In this study, we present the first evidence that the shedding of the PMN surface CD11b protein by 3 neutrophil serprocidins (NE, NCG, and NPR-3) plays a critical role in PMN detachment during transmigration. Blocking CD11b cleavage with a combination of inhibitors directed against the 3 serprocidins completely inhibited PMN detachment and its subsequent migration. These findings define a new model for the regulation of PMN adhesion and detachment, and provide novel targets for therapeutic strategies aimed at attenuating pathologic mucosal inflammation.

Methods

Cells

Normal human PMNs were isolated from the peripheral blood of healthy volunteers using Ficoll/dextran sedimentation.27  Isolated PMNs were resuspended at a concentration of 5 × 107 cells/mL in Hanks Balanced Salt Solution lacking Ca2+ and Mg2+(HBSS). PMN were also obtained from the purulent exudates (PUS) of 3 patients after therapeutic drainage of an axillary sweat gland abscess at the First Affiliated Hospital of Nanjing Medical University (Nanjing, China). The Institutional Review Board of Georgia State University and Nanjing University approved all protocols involving human blood or body fluid management, and written informed consent was obtained from each participant in accordance with the Declaration of Helsinki. Mouse bone marrow (BM) PMNs were obtained by flushing the femoral and tibial cavities with PBS.

CD11b/CD18-serprocidin binding

Binding was assessed according to the method described previously28,29  with minor modifications. For assaying CD11b/CD18–serprocidin binding, human leukocyte serprocidins and azurocidin were immobilized onto 96-well microtiter plates. The plates were blocked with 1% BSA in HBSS. CD11b/CD18 at various concentrations in HBSS containing 0.1% Triton X-100 was added to the wells and incubated for 1 hour at 37°C in the absence or presence of various inhibitors/antibodies. BSA-coated wells served as blank controls. The bound CD11b was detected by incubation with mAb LM2/1 (10 μg/mL) followed by HRP-secondary antibody incubation and colorimetric measurement after adding substrate (ABTS). For assaying the link between the functional status of CD11b/CD18 and CD11b/CD18–serprocidin binding, purified CD11b/CD18 was immobilized onto microtiter plates. After blocking with 1% BSA, 10 μg/mL NE or CBRM1/5 mAb was added to the wells for 1 hour at 37°C in the presence or absence of 2.5mM EDTA. The bound NE or CBRM1/5 was detected by incubation with 10 μg/mL of HRP-conjugated anti-NE antibody or anti–mouse IgG followed by addition of ATBS and colorimetric measurement.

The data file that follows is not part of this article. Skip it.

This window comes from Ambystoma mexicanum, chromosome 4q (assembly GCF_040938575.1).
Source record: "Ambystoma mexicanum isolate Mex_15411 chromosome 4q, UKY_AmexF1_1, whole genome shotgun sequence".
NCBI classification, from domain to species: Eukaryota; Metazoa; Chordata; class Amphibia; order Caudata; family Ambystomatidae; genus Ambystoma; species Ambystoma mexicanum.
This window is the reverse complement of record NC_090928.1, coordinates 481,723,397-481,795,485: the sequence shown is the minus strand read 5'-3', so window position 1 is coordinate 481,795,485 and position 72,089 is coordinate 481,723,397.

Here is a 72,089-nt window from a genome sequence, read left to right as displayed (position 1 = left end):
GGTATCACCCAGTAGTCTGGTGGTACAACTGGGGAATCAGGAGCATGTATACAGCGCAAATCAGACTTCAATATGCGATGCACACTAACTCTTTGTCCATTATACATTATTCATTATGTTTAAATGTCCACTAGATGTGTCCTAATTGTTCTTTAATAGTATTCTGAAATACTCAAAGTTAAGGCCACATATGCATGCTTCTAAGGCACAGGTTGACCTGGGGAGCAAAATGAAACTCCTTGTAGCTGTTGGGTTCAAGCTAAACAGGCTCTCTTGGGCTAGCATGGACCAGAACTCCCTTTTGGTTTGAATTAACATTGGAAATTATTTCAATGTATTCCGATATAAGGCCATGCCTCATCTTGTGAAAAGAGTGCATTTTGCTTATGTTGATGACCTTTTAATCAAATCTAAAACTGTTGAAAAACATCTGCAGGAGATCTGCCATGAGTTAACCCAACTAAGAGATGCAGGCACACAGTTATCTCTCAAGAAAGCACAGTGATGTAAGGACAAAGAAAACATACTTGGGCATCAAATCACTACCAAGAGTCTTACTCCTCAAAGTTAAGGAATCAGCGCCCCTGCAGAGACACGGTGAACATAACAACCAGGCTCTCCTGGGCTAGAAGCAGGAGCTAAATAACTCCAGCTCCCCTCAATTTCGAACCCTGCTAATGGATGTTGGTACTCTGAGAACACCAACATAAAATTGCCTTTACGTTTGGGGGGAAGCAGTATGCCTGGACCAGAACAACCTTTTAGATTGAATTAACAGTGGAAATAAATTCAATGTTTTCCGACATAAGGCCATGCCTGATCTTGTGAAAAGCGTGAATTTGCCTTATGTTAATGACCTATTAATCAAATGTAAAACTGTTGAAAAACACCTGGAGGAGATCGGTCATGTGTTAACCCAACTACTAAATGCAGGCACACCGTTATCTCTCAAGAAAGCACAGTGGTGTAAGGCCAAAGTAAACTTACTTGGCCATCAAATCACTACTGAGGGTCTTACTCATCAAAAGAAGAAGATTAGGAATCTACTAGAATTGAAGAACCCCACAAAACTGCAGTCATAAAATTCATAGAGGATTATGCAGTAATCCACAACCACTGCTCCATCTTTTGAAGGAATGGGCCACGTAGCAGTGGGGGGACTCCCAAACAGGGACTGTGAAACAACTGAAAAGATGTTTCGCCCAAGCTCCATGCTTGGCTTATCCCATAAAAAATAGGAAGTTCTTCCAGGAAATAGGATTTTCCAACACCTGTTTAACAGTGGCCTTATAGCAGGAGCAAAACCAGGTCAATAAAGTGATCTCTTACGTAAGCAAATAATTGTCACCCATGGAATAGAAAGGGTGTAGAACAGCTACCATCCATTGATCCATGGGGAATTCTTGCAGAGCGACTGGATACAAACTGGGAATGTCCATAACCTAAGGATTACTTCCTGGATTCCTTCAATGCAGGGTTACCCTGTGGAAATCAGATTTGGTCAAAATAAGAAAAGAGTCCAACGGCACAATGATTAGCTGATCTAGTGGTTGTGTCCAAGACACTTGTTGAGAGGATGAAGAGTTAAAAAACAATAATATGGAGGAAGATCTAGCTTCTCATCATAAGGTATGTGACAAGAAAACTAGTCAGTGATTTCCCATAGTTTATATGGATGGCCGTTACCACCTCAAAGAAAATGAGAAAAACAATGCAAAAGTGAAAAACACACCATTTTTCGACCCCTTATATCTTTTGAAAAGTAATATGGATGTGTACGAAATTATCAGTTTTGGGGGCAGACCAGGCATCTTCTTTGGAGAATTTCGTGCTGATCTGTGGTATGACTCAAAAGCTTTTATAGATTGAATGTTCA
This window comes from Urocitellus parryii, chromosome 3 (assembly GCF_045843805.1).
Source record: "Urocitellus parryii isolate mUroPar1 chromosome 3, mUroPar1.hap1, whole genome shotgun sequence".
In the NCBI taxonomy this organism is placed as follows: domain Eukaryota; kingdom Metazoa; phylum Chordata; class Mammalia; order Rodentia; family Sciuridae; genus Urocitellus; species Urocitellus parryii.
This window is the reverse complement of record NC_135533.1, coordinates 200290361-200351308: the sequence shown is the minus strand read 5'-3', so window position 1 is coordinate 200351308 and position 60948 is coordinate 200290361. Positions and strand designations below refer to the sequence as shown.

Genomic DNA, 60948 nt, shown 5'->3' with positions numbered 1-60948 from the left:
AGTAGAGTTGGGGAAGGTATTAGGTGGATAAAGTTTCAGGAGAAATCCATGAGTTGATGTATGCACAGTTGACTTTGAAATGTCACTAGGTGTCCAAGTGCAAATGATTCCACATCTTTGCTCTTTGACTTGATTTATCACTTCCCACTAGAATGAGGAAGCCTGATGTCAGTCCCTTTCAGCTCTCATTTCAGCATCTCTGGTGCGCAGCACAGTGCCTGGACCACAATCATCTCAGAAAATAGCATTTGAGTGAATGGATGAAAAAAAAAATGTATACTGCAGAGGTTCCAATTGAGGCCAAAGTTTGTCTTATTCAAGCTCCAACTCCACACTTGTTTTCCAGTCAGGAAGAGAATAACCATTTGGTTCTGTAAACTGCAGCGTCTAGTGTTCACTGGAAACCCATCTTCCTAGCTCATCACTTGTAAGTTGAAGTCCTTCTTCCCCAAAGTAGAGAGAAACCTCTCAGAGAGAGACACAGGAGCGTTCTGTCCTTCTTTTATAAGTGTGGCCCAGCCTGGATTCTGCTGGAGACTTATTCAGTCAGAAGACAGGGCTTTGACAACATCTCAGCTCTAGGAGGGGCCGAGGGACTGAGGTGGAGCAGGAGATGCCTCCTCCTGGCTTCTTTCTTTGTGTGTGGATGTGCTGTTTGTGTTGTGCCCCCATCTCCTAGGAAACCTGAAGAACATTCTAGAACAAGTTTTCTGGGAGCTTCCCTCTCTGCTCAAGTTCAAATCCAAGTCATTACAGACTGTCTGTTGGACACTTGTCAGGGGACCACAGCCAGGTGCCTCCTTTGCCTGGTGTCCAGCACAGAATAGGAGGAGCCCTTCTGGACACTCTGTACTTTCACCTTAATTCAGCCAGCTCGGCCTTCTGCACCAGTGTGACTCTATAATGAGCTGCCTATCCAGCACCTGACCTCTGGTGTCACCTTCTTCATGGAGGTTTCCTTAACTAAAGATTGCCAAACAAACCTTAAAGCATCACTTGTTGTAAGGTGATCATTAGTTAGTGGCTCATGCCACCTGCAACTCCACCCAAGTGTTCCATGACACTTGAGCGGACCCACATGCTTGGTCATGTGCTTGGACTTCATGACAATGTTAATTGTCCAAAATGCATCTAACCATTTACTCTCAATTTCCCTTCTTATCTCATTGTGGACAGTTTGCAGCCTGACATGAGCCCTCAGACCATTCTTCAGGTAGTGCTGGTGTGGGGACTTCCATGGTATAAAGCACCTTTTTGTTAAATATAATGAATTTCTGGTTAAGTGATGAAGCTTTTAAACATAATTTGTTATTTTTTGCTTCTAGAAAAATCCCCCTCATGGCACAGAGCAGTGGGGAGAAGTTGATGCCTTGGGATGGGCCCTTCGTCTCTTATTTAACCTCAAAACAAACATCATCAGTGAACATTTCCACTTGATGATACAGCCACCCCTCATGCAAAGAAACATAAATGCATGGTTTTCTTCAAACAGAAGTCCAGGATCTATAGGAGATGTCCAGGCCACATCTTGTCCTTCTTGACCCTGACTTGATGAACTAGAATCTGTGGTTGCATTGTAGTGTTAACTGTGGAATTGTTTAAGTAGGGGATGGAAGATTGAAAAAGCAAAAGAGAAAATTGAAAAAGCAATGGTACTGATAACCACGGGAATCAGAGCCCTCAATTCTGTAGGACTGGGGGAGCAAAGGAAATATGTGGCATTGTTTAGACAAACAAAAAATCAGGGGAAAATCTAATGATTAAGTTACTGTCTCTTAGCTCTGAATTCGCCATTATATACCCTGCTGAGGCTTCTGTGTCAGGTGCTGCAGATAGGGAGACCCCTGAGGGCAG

Zigmond chamber assay for PMN migration and detachment

Isolated PMNs were loaded in the center of a cover glass coated with fibrinogen (FBG), and placed upside-down onto a Zigmond chamber (Neuroprobe).30,31  The chamber was set on a heating stage (37°C) with 5% CO2. After 5 minutes, an fMLP gradient (10−7M for human PMNs and 5 × 106M for mouse PMNs) was added to induce PMN adhesion. Time-lapse video images were used to track the positions of the PMNs. The final position of a PMN relative to its starting position was calculated, and these data were graphed. On these graphs, a positive distance reflects travel up the fMLP gradient. The detachment kinetics of the individual adherent PMNs was also characterized using the Zigmond chamber. The kinetics of the detachment of individual adherent PMNs was further characterized using the Zigmond chamber.30,31  In the experiment, PMNs were initially allowed to adhere to FBG-coated cover glass on the Zigmond chamber by applying an fMLP gradient. The movement of 12 randomly selected PMNs for each condition was tracked and the number of cells that show the “first” detachment was recorded at 0-to-50–second time frames. The detachment of PMN was determined by the contraction of the “tail” of the PMN along the migration path. The cell tracking experiment for each condition was repeated 8 times.

The kinetics of CD11b shedding and PMN detachment

FBG (Sigma-Aldrich) was immobilized onto 48-well Terasaki plates (Robbins Scientific) and nonspecific protein binding was blocked with HBSS containing 1% BSA. PMNs (5 × 105) from human peripheral blood or mouse bone marrow were added to the wells containing 100 μL HBSS, and after 5 minutes, fMLP (10−7M for human PMNs and 5 × 10−6M for mouse PMNs) was added to promote PMN adhesion. At different incubation times, plates were washed with HBSS 3 times. Bound PMNs were then quantified by MPO assay28,29  and examined for CD11b shedding by Western blot using the R7928A antibody. Detached PMNs were also collected and analyzed for CD11b shedding. Antibodies were added before the cell attachment induced by fMLP. The kinetics of detachment of individual adherent PMN was further characterized using Zigmond chamber.30,31 

Mouse zymosan peritonitis

Adult C57BL/6J mice (aged 8-10 weeks) were purchased from the Model Animal Research Center. Beige mice (C57BL/6J-Lystbg−J/J) were obtained from The Jackson Laboratory. A zymosan-induced mouse intraperitoneal inflammation model was established as previously described.32  Briefly, beige mice and control C57BL/6J mice were injected intraperitoneally with zymosan A (Sigma-Aldrich; 1 mg in 0.5 mL sterile saline). The animals were killed 3 hours later and the peritoneal cavities were lavaged with 5 mL of PBS containing 2.5mM EDTA. Normally, nearly 90% of the cells recovered by this procedure are granulocytes. For AEBSF treatment, mice were administered AEBSF (180 μg/kg) via peritoneal injection 2 hours before zymosan injection.